On Dec. 1, 1916, St. Charles was dragged from his hermitage by local marauders. Although only intending to kidnap him at first, the raiders ended up shooting him in the head when encountering French cavalrymen, whom they also killed. After his death — considered at the time to be martyrdom, yet only declared officially so by the Church in 2005 — Charles’ own spiritual legacy has inspired nearly 20 religious and secular institutes and associations of the faithful. By God’s grace, St. Charles has bequeathed an incredible endowment to the Church, despite what seemed to be repeated failures in the endeavors he undertook. The seed planted when his body was buried in the Saharan sands had borne great fruit.


7. St. Carolina Santocanale

(1852-1923)

ST. CAROLINA SANTOCANALE

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After an extended, serious illness, Sicilian St. Carolina decided to combine her interest in both contemplative and active apostolates of religious life by becoming a Secular Franciscan. Professing vows in 1887, and taking the Franciscan habit, St. Carolina took the name “Maria of Jesus.” Despite opposition from her family, the saint, who became well-known for her backpack filled with supplies, made her way from door to door in Palermo tending to the needs of the poor and sick. As others began to join in her mission, St. Carolina founded the Capuchin Sisters of the Immaculate of Lourdes in 1909. The congregation received formal ecclesiastical approval just a week before Carolina died in 1923.


8. St. Maria Domenica Mantovani

(1862-1934)

ST. MARIA DOMENICA MANTOVANI

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St. Maria Domenica grew up in a pious home, where she was encouraged by her parents to enter religious life. Under the direction of her parish priest, Blessed Giuseppe Nascimbeni, Maria Domenica dedicated herself to the needs of catechesis and care for the sick. In 1886, she made a private vow of chastity, relying on the Blessed Mother’s guidance to make clear a path to more formally live her vocation. In 1892, St. Maria Domenica, with Blessed Giuseppe, became a co-foundress of the Little Sisters of the Holy Family, professing vows with four others. Despite only three years of formal education, St. Maria Domenica’s deep interior life served as the foundation for her four decades of service as the nascent congregation’s first superior.


9. St. Titus Brandsma

(1881-1942)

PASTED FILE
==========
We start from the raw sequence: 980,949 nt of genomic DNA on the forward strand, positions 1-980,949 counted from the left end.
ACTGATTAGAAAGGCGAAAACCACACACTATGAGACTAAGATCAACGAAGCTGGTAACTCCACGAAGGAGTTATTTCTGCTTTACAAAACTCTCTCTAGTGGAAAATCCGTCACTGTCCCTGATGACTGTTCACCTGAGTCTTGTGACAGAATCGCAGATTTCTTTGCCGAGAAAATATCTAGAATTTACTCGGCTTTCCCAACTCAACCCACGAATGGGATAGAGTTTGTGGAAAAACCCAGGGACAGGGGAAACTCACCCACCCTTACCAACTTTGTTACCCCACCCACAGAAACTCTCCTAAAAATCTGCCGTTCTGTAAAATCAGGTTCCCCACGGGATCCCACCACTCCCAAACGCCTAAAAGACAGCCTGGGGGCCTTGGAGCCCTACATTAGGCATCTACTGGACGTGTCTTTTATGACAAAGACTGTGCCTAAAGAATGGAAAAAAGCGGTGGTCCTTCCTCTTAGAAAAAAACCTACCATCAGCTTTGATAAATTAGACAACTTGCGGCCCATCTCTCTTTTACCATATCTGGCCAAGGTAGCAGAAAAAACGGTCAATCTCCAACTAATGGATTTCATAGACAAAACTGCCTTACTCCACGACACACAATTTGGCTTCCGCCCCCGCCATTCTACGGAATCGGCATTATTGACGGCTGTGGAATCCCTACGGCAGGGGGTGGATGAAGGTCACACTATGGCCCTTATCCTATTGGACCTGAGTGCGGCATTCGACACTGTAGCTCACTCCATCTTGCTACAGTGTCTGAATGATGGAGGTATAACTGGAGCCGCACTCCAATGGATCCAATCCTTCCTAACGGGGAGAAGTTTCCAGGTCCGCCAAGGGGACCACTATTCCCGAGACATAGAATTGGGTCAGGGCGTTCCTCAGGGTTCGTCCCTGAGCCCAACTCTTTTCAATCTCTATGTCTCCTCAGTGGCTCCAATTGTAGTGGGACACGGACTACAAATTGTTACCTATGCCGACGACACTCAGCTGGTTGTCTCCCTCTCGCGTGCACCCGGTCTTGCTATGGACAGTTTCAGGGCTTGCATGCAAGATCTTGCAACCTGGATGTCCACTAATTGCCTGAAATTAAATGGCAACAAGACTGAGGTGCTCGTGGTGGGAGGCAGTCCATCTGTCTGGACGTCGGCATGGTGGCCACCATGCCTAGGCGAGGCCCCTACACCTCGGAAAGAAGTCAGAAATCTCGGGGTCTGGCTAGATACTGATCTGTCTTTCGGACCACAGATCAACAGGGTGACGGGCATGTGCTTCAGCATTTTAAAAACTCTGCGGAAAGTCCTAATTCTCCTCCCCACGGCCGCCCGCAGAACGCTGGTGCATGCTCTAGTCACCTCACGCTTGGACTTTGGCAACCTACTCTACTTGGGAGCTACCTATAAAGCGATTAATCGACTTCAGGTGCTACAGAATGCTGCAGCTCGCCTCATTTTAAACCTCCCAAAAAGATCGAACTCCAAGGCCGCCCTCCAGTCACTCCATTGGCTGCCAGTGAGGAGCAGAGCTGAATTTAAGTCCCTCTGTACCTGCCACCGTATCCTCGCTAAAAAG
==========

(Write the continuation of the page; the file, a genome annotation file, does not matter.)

ST. TITUS BRANDSMA

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St. Titus grew up on a dairy farm in the Netherlands, in a vicinity where Catholicism is a minority religion. But the disadvantages that came from growing up as a member of a religious minority were a far cry from the total persecution that, in Titus’ lifetime, would be launched by the Nazis. After being ordained a Carmelite priest in 1905, Titus was immersed in academia as a philosophy professor and an expert in mysticism. He also worked in journalism. After he undertook a speaking tour of Carmelite institutions in the United States and Canada in 1935, St. Titus returned to his native Netherlands, where he came under scrutiny of the Third Reich for his outspoken defense of journalistic freedom, particularly after their invasion of his country in 1940. In 1942, St. Titus took on the role of emissary on behalf of the Dutch bishops, sharing their request that Catholic newspapers not collaborate with the Nazis in any form. His arrest and imprisonment followed, and he was eventually brought to the Dachau concentration camp that summer. Titus died there on July 26, 1942, the result of an SS nurse’s experimental injection.


10. St. Justin Russolillo

(1891-1955)

ST. JUSTIN RUSSOLILLO

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The most contemporary of the Church’s newest canonized saints, Justin was committed to the work of fostering vocations to the priesthood and religious life, while enduring many difficulties, sufferings and hardships. After being ordained in 1913, Justin established, within a few years, “Vocationist” men’s and women’s communities to carry out this important work in the life of the Church, being particularly attentive to supporting such vocations among the poor and underprivileged. St. Justin also established a third order, or secular institute, for laity to promote the universal call to holiness through union with the Sacred Heart of Jesus. In that manner, he was a forerunner of a similar emphasis of the Second Vatican Council. He was born and served as pastor in the same town near Genoa, Italy, where he also died of leukemia in 1955. St. Justin’s Vocationist communities serve throughout the world, including in the United States, mostly along the East coast.

Michael R. Heinlein is editor of OSV’s Simply Catholic. He writes from Indiana.

‘Prayer of Abandonment’

St. Charles de Foucauld found himself unsettled in his vocation at times, yearning to give the Lord more, to become more like Christ in all he did. And what he wanted to do for the Lord often amounted to little. But throughout all his frustrations, struggles and disappointments, St. Charles abandoned himself to God’s will and trusted in God’s plans. While not exactly as he composed it as part of a larger prayer in 1896, this “Prayer of Abandonment” is key to his spiritual legacy and is recited by his spiritual sons and daughters throughout the world. He wrote it as a means to join our prayer with Christ’s own from the cross: “Father, into Your hands I commend my spirit” (Lk 23:46). He wrote, “This is the last prayer of our Master, of our Beloved … may it be ours. … And may it not only be that of our last moment, but of all our moments.”

Father,
I abandon myself into your hands;
do with me what you will.

Whatever you may do,
I thank you.

I am ready for all, I accept all.
Let only your will be done in me,
and in all your creatures.
I wish no more than this, O Lord.

Into your hands I commend my soul;
I offer it to you
with all the love of my heart,
for I love you, Lord,
and so need to give myself,
to surrender myself into your hands,
without reserve,
and with boundless confidence,
for you are my Father. Amen.